Drug bills signal sea change in RI's approach to opioid crisis
Rhode Island could become the first state to make safe injection sites a reality
By Katie Mulvaney
PROVIDENCE, R.I. — Jonathan Goyer watched family relationships fray, jobs vanish and his social network dwindle to nothing during the 10 years he injected heroin. During his darkest times, he dwelled alone in the underground world of opioid addiction.
Even so, Goyer says he would experience days, or even mere moments, when he wanted to put the drugs aside. He calls such moments “windows of willingness.”
Goyer, now eight years in recovery, is among the supporters of safe injection sites as a means to keep drug users safe, curb the spread of infectious diseases and possibly reach them during those openings, to provide them with access to drug treatment, medical care, safe supplies and support.
“We don’t know when a window of willingness is going to come to people. We don’t know,” said Goyer, an expert adviser to the Governor's Overdose Prevention and Intervention Taskforce.
Safe consumption sites — supervised, hygienic clinics where people can safely inject illicit drugs under monitoring — would be staffed in part by people who traveled the world of addiction themselves. The aim is to build a rapport with drug users so when that window opens, trained staff can step in to put them in touch with resources.
Rhode Island could become the first state to make safe consumption sites a reality under legislation approved by state lawmakers last week that now heads to the desk of Gov. Daniel McKee. The legislation would establish a two-year pilot program to prevent drug overdoses through the establishment of so-called “harm reduction centers,” or safe injection sites, with local approval.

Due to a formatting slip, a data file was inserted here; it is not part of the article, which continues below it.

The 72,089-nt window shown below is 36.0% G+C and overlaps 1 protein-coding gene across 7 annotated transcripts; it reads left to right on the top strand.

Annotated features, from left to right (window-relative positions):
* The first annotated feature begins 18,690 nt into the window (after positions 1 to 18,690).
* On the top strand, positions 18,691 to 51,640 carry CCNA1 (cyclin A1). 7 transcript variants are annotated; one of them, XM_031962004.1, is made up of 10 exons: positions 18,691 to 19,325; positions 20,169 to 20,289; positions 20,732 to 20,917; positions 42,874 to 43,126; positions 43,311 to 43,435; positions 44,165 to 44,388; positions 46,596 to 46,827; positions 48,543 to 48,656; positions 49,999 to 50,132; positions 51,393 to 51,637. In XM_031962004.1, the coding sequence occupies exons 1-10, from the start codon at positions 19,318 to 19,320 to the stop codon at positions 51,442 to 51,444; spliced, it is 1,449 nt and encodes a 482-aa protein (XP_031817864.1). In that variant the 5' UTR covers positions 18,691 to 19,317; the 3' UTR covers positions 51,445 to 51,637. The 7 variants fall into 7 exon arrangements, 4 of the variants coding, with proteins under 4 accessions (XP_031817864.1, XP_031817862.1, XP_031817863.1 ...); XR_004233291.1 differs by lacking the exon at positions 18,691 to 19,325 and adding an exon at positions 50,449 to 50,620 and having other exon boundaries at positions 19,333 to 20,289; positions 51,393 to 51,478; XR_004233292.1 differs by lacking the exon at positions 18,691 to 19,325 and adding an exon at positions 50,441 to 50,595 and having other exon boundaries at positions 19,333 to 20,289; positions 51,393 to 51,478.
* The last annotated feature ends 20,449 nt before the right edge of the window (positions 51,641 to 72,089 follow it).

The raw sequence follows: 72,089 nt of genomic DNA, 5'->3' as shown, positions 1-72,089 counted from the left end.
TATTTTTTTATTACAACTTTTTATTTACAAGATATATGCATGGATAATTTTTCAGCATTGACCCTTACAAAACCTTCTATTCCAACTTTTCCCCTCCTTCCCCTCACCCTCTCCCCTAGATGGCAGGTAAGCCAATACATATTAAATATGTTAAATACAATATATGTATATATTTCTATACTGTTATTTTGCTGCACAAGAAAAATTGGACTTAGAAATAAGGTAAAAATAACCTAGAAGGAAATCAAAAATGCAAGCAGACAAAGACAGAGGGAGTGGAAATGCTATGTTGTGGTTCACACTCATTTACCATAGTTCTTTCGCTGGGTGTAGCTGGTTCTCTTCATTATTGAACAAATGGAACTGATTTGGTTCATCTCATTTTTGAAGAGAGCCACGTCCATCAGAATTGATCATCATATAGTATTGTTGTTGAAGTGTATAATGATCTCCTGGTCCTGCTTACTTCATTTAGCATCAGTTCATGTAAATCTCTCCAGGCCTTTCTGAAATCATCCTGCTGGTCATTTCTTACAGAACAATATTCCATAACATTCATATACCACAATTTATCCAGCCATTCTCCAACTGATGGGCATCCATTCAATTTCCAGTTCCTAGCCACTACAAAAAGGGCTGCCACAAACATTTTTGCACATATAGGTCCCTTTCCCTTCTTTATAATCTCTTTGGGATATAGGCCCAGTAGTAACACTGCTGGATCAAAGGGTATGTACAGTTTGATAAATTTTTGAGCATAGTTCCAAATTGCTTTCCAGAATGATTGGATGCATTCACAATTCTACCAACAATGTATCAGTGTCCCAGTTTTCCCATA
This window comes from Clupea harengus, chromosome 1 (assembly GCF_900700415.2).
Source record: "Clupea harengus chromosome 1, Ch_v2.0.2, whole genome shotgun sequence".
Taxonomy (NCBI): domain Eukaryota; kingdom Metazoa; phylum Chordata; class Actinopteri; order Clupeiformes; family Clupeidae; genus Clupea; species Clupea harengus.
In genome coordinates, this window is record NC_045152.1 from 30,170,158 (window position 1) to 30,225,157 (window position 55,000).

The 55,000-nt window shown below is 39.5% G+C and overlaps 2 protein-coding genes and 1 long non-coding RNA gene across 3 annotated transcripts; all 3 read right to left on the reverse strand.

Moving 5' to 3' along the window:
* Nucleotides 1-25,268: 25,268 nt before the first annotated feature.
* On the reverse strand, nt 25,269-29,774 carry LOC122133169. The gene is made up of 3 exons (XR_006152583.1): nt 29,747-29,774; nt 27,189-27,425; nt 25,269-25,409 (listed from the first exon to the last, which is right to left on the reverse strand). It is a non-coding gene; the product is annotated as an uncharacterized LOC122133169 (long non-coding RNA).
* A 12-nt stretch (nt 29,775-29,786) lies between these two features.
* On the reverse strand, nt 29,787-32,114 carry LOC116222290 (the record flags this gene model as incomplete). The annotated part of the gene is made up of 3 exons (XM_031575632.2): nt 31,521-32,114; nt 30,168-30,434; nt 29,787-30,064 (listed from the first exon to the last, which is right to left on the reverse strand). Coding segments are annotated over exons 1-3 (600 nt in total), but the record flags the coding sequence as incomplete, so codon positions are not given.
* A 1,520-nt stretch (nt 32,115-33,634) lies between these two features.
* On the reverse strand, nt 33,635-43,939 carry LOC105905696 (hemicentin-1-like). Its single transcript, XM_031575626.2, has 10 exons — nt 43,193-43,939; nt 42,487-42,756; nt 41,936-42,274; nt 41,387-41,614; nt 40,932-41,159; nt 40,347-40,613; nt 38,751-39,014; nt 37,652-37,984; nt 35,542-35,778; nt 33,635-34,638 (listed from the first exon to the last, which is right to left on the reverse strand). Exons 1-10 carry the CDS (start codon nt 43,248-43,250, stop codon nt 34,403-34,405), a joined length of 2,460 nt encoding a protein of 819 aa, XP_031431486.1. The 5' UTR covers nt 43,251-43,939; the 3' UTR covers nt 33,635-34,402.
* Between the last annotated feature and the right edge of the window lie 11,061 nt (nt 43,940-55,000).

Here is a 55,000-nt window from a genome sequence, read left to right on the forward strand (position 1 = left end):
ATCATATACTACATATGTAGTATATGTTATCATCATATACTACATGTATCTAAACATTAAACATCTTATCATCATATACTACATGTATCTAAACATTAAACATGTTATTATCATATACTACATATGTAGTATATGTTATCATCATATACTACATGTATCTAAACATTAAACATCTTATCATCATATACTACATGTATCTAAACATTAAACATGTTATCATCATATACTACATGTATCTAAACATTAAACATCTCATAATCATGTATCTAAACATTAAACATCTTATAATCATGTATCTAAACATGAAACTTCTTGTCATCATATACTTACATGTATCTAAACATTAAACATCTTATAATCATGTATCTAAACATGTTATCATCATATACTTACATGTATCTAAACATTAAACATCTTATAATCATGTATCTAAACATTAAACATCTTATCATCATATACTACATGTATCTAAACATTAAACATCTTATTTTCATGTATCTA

“This is the best in the country. States will really be looking to Rhode Island. Nationally, there’s a new shift to this,” Goyer said.
A spokeswoman for McKee would not comment on whether the governor plans to sign the legislation into law.
New approach to opioid crisis
The harm-reduction legislation was just one of several proposals that won passage this session that signal a sea change in the state’s approach to the opioid crisis. State lawmakers also voted to reclassify possession of small amounts of some drugs from felonies to misdemeanors and legalize possession of buprenorphine, a prescription drug used to treat opioid-use disorder that is sometimes sold illegally on the streets. Rhode Island joined Vermont as the second state to legalize buprenorphine, with McKee’s signature Thursday.
“It’s a political shift and it’s a personal shift,” as more and more Rhode Islanders are directly touched by the opioid crisis, said Sen. Joshua Miller, long a champion for the creation of harm-reduction centers.
The shift comes, too, as Rhode Island experienced a record 384 accidental drug overdose deaths in 2020 during the pandemic after years of gradual declines. This year, it appears, could be on a similarly devastating track with the final overdose numbers from the start of the year up from a year ago.
While the state has taken crucial steps to keep opioid prescribers in check and expanded access to naloxone, more needs to be done to address the active users, particularly as the potent and potentially deadly fentanyl is so widespread, advocates say. The harm-reduction centers would be supervised and provide clean syringes and drug testing, as well as referrals for medical and substance-use treatment. Narcan would be supplied to reverse overdoses.